I opened Pandora's box, or rather Pandora's boxes. When I returned to my "Mexico Years" to explore the possibility of writing another memoir, I decided to dig out saved journals, photos, and letters.
My husband and I have lived in a very small house close to twenty-five years. Before that I lived in an even smaller cottage, and before that a one-bedroom Seattle apartment after five years and five months in two postage stamp apartments in Mexico City. I am amazed at how much stuff I saved, how easy it was to stash this stuff into nooks and crannies, and how overwhelming it became when it was time to take a peek.
The first box I found was pink cardboard covered in tiny white hearts that once held my daughter's dress-up collection. I was searching for Judi's letters. I met this British friend in Mexico and saw her again in England shortly before her death when we joked of writing The Ex-Mexican Wives Club. Stashed in the laundry room and crammed with yearbooks, merit badges, pictures, cards, letters, the box contained only a few of Judi's later letters. I was disappointed.
I dug deeper into the laundry room, the backs of closets, the crawl space under the stairs. On the floor of the linen closet, shoved deep behind my basket of journals, I found a large plastic storage bin of letters.
Before settling into reading mode, I decided to give the house another sweep. Sure enough one more box was lodged behind a box of books on the floor of my clothes closet. I returned to the dining table and added this new box full of letters to the plastic bags. I haven't gone up into the attic yet, but I'm reasonably confident there's nothing there. Yet as I write these words, I know I will check.
I've begun reading these letters. I sort the collection in each plastic bag into chronological order and begin with the earliest. The letters reveal timelines and facts, experiences and emotions of the writer as she or he responds to my prior letter. I have only one side of these conversations, with two profound exceptions, but even that is plenty to fill in gaps and prod faded memories.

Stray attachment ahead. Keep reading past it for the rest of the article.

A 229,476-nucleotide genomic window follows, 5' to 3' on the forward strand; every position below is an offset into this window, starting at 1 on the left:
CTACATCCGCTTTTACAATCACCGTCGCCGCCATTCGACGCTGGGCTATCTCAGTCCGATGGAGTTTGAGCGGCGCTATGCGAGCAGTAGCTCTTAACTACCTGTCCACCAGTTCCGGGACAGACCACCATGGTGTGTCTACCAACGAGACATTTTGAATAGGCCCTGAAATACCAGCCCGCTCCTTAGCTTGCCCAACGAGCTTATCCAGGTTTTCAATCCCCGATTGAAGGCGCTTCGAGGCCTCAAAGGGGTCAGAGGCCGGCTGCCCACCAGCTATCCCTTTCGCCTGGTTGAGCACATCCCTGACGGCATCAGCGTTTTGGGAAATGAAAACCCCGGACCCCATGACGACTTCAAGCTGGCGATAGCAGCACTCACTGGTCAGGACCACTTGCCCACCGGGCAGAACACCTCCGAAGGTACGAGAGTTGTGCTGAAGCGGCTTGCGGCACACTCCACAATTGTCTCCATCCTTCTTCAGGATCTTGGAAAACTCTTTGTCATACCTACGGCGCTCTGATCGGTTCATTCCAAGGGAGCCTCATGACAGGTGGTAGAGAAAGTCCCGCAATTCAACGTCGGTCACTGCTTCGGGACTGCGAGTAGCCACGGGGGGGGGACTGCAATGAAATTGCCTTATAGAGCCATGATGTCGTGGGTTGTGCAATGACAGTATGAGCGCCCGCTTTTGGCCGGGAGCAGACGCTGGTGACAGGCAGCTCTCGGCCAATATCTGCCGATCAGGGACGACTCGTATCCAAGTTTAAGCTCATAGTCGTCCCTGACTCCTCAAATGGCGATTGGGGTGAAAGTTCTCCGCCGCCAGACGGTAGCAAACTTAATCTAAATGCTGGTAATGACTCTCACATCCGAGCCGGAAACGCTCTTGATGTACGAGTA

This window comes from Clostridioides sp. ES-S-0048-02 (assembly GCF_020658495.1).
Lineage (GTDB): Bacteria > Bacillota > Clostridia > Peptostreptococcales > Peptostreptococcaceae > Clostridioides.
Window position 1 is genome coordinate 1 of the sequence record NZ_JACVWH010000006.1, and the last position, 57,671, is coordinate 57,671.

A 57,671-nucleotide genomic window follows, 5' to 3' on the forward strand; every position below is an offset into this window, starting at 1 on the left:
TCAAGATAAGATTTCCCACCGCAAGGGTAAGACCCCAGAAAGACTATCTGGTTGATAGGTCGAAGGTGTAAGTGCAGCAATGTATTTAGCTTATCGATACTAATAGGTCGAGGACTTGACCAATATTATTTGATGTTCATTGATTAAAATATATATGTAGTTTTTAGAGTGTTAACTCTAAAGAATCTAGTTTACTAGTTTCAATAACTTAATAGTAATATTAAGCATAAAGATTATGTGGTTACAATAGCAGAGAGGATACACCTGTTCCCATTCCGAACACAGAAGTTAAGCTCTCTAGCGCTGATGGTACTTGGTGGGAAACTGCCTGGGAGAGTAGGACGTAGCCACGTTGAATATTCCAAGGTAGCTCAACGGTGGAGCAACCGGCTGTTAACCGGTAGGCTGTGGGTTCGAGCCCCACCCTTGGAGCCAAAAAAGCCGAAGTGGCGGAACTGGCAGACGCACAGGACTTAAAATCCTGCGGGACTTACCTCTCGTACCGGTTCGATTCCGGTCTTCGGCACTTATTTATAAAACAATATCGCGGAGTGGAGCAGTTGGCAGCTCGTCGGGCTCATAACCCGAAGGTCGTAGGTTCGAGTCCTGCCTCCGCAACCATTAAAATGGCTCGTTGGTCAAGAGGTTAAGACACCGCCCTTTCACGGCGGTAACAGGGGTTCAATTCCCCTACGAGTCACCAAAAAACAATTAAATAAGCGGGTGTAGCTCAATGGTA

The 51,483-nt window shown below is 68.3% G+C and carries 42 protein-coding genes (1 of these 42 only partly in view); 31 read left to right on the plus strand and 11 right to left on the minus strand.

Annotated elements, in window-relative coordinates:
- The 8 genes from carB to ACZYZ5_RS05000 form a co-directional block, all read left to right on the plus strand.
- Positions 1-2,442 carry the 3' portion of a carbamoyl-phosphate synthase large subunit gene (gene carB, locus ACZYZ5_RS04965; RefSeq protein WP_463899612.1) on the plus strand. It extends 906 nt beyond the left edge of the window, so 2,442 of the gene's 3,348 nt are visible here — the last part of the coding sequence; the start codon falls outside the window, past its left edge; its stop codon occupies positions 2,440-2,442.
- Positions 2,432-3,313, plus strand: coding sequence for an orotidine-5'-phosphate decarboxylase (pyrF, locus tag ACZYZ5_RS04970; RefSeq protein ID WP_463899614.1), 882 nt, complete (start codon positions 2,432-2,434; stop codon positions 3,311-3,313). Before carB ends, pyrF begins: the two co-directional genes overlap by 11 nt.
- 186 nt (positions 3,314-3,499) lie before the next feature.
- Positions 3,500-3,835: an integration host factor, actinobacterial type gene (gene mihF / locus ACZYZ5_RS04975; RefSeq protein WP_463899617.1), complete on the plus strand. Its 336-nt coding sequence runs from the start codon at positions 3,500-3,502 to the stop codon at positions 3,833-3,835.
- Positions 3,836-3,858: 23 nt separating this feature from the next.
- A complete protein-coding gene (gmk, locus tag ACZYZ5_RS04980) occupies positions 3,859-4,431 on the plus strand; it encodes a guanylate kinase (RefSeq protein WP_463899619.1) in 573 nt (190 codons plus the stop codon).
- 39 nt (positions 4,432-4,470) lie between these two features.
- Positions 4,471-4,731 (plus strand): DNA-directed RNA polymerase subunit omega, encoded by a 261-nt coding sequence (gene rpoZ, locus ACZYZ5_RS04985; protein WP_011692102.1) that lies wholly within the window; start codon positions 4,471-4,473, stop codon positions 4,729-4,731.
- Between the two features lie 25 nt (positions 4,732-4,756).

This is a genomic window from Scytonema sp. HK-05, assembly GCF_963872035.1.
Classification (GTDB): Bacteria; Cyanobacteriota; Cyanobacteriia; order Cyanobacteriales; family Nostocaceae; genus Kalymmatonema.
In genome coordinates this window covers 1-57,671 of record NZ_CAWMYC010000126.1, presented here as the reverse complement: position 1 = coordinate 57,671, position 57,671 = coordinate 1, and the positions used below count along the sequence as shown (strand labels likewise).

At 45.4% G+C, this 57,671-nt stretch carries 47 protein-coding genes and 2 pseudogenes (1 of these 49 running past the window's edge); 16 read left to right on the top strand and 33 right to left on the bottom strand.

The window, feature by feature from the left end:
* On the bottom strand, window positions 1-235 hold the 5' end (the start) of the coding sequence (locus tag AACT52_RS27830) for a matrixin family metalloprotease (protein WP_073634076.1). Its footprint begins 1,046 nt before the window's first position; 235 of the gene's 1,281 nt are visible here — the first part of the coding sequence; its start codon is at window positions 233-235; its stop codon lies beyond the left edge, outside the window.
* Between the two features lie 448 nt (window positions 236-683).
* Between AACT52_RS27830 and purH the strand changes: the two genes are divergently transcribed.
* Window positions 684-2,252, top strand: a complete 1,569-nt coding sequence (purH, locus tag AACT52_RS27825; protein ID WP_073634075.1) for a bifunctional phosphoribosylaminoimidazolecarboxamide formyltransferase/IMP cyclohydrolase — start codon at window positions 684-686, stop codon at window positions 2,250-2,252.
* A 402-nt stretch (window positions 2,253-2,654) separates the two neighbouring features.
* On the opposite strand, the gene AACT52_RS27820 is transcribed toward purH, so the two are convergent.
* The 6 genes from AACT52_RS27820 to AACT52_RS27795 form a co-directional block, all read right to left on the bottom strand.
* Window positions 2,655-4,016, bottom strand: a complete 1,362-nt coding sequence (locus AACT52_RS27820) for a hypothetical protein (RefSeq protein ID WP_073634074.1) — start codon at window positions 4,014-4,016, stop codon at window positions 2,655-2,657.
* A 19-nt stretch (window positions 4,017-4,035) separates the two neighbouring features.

The two exceptions? Mom and Maureen. I didn't know how much my mother saved until I spent weeks sorting and emptying her house after my siblings and I made the difficult decision to move her into a dementia care facility. There was much I didn't know about my mother, but uncovering baby books, hospital bracelets, report cards, school projects, and saved letters from each of her nine children shocked me to my core.
At the time I was on a mission to sort and empty the house. I created nine piles, one for each sibling. It was not a popularity contest. There was no favorite child. The piles varied in size largely based on the physical distance between parents and kid, and how often we each wrote home. I didn't read the letters I'd sent to my Mom and Dad through the years, or those I'd sent to my youngest sister. It was too soon, too painful. I put them in a box and stashed them away.
Now I will read those letters. All of them. In my Pandora's boxes, I will find the memories and truths hidden in words penned in a world before email made the art of letter writing obsolete.
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Prior posts in this series:
Prior posts in this series: